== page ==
When we consider these factors and test them against a corporation’s structure if even a fraction of an organizations workforce can devote 20% of its time outside the organizations walls what begins to occur is the need for dedicated space inherently diminishes.
Some functions may have a higher average but may be more difficult to convert.
For example, senior management, often out of the office, in meetings, building business may never need a home base which is as common today as it was in the past. These individuals represent a smaller percentage of the workforce with a much greater inherent transient nature and if converted can have a positive impact not only on space reduction but as leadership. Leading by example, at the executive level, has the potential for the greatest return when considering how a workforce will respond to change.
Thereby, working down through the organizational structure, a firm’s functions and roles at each level in the hierarchy can be considered for its proclivity to share space, move within the organizational structure and to perform work outside the physical confines of the office. The viability for mobility coupled with the direct needs of each group, department or team will start to inform possible strategies for space reduction.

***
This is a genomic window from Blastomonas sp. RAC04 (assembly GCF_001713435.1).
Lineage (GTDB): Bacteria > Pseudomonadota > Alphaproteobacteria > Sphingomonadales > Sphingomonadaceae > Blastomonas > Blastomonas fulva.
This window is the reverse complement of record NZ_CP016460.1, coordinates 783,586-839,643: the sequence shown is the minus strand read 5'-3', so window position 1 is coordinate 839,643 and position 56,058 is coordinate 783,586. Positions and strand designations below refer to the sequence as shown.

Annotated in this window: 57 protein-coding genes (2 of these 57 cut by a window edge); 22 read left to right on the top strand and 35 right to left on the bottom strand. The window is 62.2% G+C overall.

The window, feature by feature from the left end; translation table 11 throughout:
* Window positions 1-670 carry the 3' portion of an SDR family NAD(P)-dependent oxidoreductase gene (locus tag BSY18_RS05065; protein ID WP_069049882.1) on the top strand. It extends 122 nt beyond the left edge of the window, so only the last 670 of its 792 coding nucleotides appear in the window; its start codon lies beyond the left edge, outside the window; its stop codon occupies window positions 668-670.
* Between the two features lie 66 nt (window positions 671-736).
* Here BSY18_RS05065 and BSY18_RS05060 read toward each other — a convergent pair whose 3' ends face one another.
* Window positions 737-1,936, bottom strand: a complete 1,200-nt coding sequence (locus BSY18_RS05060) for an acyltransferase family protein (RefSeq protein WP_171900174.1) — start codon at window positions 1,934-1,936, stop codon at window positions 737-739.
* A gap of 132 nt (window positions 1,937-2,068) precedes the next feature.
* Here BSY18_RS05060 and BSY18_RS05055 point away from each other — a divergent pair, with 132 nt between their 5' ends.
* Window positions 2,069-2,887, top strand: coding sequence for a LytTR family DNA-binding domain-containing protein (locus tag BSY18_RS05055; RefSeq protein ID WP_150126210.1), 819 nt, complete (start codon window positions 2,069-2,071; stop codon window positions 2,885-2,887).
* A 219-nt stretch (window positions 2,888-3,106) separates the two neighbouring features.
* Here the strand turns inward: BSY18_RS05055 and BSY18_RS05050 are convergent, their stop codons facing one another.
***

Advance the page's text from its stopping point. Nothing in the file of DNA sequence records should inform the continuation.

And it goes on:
Regardless of the growth and impact of technology size still seems to matter.
The ever shrinking size of technology can challenge the need to have as much physical space as was common even 10 years ago. It’s not uncommon, by current standards, for the average footprint of workspace to be in the range of 225 square feet per person encompassing circulations space, amenity space, meeting rooms and ancillary space or all the functional requirements that an individual needs to perform their work.
Can an individual use much less space today?
When considering shared, bookable work space, well organized structure and the idea that not all workers are in the same place at the same time is it too much to think that the old standards shouldn’t be challenged? If even a conservative reduction of 20% is a consideration then a 180 square foot average could be achieved with little impact.
There have been radical advances with highly innovative planning strategies that can get the average footprint as low as 150 square feet per person, a reduction of approximately 33% over the average of 225 noted above but not without its challenges to business function and operations.
Effectively there is no real limit if highly innovative attitudes are prevalent but in most cases risk analysis, conservative planning and testing will dictate advances toward experimentation. That’s where the idea of scalability becomes a viable strategy to consider.